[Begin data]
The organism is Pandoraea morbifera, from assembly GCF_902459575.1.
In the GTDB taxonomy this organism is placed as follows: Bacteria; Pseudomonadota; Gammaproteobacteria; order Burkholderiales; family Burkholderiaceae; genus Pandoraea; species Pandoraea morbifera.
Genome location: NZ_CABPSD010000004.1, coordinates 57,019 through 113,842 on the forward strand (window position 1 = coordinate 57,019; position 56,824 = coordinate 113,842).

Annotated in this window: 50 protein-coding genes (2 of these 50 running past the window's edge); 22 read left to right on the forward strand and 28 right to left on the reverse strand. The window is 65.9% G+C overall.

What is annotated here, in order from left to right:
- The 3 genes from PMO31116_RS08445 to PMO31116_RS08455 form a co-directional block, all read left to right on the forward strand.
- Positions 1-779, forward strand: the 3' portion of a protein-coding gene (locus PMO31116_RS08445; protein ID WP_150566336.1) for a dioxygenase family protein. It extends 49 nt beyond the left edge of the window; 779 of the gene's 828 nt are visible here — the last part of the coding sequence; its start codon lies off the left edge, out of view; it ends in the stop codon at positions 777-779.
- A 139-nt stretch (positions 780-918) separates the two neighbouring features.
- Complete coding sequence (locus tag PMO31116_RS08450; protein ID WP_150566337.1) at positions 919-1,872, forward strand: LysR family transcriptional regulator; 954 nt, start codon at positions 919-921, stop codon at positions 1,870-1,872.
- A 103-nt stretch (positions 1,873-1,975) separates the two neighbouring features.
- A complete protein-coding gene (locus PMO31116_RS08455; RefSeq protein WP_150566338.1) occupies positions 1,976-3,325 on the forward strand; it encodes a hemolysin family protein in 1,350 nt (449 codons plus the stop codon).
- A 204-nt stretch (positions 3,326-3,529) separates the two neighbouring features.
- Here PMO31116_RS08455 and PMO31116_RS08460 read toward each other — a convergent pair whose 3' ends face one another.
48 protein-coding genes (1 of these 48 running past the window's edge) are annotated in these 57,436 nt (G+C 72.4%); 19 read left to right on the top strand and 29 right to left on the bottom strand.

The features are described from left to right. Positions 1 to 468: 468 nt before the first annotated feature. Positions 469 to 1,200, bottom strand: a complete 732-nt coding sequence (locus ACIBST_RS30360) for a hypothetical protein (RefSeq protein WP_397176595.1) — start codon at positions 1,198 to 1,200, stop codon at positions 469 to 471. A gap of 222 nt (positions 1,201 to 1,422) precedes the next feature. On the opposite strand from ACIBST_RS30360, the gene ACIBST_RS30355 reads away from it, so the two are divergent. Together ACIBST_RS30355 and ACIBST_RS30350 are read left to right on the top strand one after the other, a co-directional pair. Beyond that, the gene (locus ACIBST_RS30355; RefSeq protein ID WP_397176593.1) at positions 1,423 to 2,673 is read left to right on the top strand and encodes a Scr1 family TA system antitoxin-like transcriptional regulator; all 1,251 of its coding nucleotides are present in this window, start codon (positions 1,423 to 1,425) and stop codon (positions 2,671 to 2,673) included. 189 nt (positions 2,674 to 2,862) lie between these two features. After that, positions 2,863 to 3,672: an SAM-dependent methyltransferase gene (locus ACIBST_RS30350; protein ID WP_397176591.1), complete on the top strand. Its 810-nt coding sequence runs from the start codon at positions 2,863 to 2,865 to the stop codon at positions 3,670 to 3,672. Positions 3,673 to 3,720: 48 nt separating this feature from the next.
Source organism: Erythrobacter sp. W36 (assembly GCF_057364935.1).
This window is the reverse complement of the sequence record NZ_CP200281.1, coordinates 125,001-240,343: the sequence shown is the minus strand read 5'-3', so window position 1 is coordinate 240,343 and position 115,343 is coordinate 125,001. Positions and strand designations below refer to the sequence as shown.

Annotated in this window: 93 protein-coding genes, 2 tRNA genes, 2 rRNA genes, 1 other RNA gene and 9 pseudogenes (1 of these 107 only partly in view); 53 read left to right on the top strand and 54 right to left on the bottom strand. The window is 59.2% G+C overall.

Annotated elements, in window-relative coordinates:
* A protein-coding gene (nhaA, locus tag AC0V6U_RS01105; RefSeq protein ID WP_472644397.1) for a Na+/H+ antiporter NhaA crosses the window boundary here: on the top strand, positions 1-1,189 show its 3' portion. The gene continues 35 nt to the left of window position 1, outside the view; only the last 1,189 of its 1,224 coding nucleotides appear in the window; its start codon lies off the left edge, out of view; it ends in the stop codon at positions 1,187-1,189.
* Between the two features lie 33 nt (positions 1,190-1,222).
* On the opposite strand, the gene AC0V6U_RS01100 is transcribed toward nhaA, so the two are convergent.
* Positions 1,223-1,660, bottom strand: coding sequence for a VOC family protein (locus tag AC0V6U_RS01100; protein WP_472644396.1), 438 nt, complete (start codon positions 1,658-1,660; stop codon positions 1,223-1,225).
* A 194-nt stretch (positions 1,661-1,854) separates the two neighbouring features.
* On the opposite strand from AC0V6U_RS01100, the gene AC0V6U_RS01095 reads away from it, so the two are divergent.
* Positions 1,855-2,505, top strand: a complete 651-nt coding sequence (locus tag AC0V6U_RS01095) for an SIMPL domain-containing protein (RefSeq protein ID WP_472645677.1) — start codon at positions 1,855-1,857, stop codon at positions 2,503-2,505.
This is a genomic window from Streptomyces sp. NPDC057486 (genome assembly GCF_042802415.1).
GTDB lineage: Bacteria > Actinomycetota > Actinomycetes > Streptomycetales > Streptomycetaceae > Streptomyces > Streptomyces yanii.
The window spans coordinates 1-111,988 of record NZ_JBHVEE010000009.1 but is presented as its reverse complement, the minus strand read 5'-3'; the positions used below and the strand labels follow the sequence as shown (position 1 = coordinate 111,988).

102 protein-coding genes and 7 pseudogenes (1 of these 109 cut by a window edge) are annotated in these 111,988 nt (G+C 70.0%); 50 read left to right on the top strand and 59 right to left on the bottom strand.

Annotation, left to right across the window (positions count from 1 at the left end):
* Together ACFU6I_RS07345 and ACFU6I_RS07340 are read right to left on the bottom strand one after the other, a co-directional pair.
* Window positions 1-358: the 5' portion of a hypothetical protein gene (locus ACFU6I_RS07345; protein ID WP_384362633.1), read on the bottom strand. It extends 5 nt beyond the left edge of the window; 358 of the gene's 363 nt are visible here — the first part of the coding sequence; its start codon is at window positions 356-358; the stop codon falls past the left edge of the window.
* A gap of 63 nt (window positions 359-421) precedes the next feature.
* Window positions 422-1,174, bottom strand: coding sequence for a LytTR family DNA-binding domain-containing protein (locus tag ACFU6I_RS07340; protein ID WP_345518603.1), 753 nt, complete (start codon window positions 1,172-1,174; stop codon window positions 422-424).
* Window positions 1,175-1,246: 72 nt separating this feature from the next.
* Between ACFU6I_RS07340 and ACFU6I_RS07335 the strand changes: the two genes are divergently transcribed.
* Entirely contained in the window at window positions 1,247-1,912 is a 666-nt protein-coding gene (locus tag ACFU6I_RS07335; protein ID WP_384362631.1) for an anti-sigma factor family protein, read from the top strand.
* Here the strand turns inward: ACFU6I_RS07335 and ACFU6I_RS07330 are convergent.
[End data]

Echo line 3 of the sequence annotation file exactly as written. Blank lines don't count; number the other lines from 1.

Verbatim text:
Genome location: NZ_CABPSD010000004.1, coordinates 57,019 through 113,842 on the forward strand (window position 1 = coordinate 57,019; position 56,824 = coordinate 113,842).